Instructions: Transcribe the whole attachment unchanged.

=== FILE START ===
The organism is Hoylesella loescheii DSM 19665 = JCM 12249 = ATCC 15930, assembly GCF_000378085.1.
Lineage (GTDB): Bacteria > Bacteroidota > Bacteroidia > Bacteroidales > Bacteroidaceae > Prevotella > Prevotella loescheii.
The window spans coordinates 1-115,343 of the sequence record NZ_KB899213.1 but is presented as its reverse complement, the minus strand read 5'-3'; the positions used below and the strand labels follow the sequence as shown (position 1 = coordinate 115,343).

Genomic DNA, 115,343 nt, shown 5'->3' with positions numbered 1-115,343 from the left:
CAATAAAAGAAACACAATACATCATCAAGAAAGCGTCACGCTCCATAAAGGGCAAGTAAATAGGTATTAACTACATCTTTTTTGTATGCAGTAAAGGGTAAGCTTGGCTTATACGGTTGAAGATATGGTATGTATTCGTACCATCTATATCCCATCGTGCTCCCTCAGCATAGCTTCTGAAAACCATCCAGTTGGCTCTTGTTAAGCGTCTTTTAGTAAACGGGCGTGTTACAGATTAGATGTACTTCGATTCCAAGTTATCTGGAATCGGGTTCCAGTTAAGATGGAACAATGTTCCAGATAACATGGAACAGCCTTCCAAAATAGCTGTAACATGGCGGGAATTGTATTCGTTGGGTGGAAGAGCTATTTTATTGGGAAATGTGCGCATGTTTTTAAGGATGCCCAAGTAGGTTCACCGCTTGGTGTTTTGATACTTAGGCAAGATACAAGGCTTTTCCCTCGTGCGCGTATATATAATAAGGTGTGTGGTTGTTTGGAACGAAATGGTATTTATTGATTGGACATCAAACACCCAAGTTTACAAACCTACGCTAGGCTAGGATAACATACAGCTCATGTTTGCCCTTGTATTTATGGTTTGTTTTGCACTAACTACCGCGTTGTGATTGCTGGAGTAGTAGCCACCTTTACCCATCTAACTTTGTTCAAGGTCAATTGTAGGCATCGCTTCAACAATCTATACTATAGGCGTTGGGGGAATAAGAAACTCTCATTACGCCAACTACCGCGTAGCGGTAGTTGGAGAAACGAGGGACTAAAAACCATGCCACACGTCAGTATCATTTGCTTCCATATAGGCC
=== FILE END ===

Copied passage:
The organism is Hoylesella loescheii DSM 19665 = JCM 12249 = ATCC 15930, assembly GCF_000378085.1.
Lineage (GTDB): Bacteria > Bacteroidota > Bacteroidia > Bacteroidales > Bacteroidaceae > Prevotella > Prevotella loescheii.
The window spans coordinates 1-115,343 of the sequence record NZ_KB899213.1 but is presented as its reverse complement, the minus strand read 5'-3'; the positions used below and the strand labels follow the sequence as shown (position 1 = coordinate 115,343).

Genomic DNA, 115,343 nt, shown 5'->3' with positions numbered 1-115,343 from the left:
CAATAAAAGAAACACAATACATCATCAAGAAAGCGTCACGCTCCATAAAGGGCAAGTAAATAGGTATTAACTACATCTTTTTTGTATGCAGTAAAGGGTAAGCTTGGCTTATACGGTTGAAGATATGGTATGTATTCGTACCATCTATATCCCATCGTGCTCCCTCAGCATAGCTTCTGAAAACCATCCAGTTGGCTCTTGTTAAGCGTCTTTTAGTAAACGGGCGTGTTACAGATTAGATGTACTTCGATTCCAAGTTATCTGGAATCGGGTTCCAGTTAAGATGGAACAATGTTCCAGATAACATGGAACAGCCTTCCAAAATAGCTGTAACATGGCGGGAATTGTATTCGTTGGGTGGAAGAGCTATTTTATTGGGAAATGTGCGCATGTTTTTAAGGATGCCCAAGTAGGTTCACCGCTTGGTGTTTTGATACTTAGGCAAGATACAAGGCTTTTCCCTCGTGCGCGTATATATAATAAGGTGTGTGGTTGTTTGGAACGAAATGGTATTTATTGATTGGACATCAAACACCCAAGTTTACAAACCTACGCTAGGCTAGGATAACATACAGCTCATGTTTGCCCTTGTATTTATGGTTTGTTTTGCACTAACTACCGCGTTGTGATTGCTGGAGTAGTAGCCACCTTTACCCATCTAACTTTGTTCAAGGTCAATTGTAGGCATCGCTTCAACAATCTATACTATAGGCGTTGGGGGAATAAGAAACTCTCATTACGCCAACTACCGCGTAGCGGTAGTTGGAGAAACGAGGGACTAAAAACCATGCCACACGTCAGTATCATTTGCTTCCATATAGGCC